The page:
The Wexners have denied any knowledge about Farmer’s allegations and claim to have no recollection of her staying on the estate that summer. Those familiar with Wexner’s security protocols have cast doubt on Farmer’s claims that she was held there against her will, but Farmer relayed those claims to friends at the time they happened and based on how tightly access is guarded to the property in the normal course, they seem credible. I have no actual knowledge of what Wexner’s security guards did or did not say or do, or how much freedom of movement Farmer might’ve had on the Wexner property, but based on geography and based on the character of Wexner’s estate, I don’t think it would even require such acts by the security team for Farmer to feel like a prisoner there. Even today, if you were on that property and wanted or needed to leave, it’d be a a good mile and possibly two mile walk, depending on which of the estate’s gates you exited, down dark country roads to the nearest business of any kind. And that’s before you account for the armed guards and canine patrols.
Epstein, who had purchased the guest house from Wexner for $3.5 million in 1992, sold it back to a holding company controlled by Wexner for $8 million in 1998 even though the county auditor currently taxes it based on a value of around $3 million. Whatever accounted for that rapid inflation in price that 1998 sale was then, and still remains, the most expensive property transfer in the history of Franklin County, Ohio. Epstein was arrested in 2006 and was credibly accused of sexually abusing scores of minors. The charges were reduced to two state prostitution charges to which he pled guilty in a sweetheart deal that gave him only 13 months prison during which he was allowed to leave each day to go to work. On July 6, 2019, he was arrested again and was accused of masterminding a large-scale international sex trafficking ring. He was denied bail and, seventeen days later, was found hanged in his jail cell. For the next year Ghislaine Maxwell’s whereabouts where unknown, but she was arrested in July of 2020 for her part in Epstein’s crimes.
Les Wexner cut ties with Epstein after his 2006 arrest and then, as now, disclaims any knowledge of his activities, either on his property in New Albany or elsewhere. Nevertheless, the adverse publicity in the wake of Farmer’s allegations coming to light last year and Epstein’s reemergence into the public eye, combined with poor performance of his company, led to Wexner’s retirement as its CEO in early 2020. His name still graces the Ohio State University’s Wexner Medical Center, its Wexner Center for the Arts and a Research Institute at Nationwide Children’s Hospital, and his money and influence continues to power an untold number of other businesses, political initiatives, charities, foundations and other pursuits.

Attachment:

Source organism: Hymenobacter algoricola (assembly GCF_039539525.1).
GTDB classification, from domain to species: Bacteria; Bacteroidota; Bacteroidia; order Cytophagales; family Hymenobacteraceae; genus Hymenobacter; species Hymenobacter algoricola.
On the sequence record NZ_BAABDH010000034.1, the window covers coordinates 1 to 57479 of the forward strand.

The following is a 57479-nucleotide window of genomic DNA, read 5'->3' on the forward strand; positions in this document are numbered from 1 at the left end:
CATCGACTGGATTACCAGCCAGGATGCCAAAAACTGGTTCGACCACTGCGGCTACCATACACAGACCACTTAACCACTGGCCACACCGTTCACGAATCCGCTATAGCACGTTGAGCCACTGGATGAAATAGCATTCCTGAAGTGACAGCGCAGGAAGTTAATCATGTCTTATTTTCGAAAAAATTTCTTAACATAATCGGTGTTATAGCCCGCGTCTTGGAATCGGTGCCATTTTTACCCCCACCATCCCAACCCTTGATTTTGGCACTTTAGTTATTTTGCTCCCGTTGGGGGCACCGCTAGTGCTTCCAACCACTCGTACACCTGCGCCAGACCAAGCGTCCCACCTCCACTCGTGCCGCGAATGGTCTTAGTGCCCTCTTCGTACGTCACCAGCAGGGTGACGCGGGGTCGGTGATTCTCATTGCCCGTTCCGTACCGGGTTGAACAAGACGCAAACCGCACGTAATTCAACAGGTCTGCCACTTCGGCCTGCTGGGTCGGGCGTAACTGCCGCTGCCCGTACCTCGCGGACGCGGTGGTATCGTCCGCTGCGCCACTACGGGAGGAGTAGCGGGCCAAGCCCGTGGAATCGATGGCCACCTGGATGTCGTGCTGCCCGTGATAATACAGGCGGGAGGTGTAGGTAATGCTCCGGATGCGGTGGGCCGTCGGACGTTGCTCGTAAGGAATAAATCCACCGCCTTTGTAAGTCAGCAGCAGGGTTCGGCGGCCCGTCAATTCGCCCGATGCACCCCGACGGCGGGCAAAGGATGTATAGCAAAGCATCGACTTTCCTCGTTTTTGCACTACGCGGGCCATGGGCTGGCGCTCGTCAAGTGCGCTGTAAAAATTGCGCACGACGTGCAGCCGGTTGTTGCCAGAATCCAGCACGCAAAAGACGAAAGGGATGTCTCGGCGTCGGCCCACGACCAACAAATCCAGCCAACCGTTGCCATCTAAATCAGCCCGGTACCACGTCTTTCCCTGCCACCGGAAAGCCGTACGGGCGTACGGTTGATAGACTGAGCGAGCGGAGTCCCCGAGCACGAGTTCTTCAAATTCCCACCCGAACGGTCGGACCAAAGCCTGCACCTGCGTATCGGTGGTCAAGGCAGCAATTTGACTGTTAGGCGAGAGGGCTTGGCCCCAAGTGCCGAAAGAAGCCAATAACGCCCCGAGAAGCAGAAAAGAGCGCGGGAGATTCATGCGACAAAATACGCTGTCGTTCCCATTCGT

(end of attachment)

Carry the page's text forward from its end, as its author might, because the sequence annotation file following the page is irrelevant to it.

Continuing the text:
And, of course, there is still New Albany. The village he planned and built. The village where he remains a respected figure. The village whose residents refer to him as “Les” whether they know him personally or not. The village where, if you’re up early enough on Sunday mornings, you might see Wexner driving around in his Bentley or one of his other rare or classic cars. Or, more likely, where you may see the his helicopter flying overhead, ferrying him or someone else from his estate to a board meeting or to the airport or someplace else beyond where the white fences run.
Sixteen years later and I’m still in New Albany. I don’t live in the same house I built back in 2005, but I still live in Windsor, having downsized to a townhouse up by the front of the neighborhood, closer to the freeway, after my wife and I split up. She moved out of New Albany and I didn’t want to disrupt my kids’ lives any more than they were already being disrupted, so I stayed in order to keep them in that school district which lured us here in the first place.
Between changing careers and my divorce, my life and my values are very different now than they were sixteen years ago when I first came to New Albany. At the time I didn’t look too hard at what this place was all about but now I can’t walk around America’s Best Suburb without seeing it with very different eyes than I did when I first came here. I see those faux Georgian mansions as mini Wexner estates and wonder if, like the actual Wexner estate, their gates conceal crimes. Crimes which will also go unpunished because of the wealth and status of those who live inside.
(photo by Lisa Hinson, donated to the New Albany Community Foundation, and licensed via Wikimedia Commons)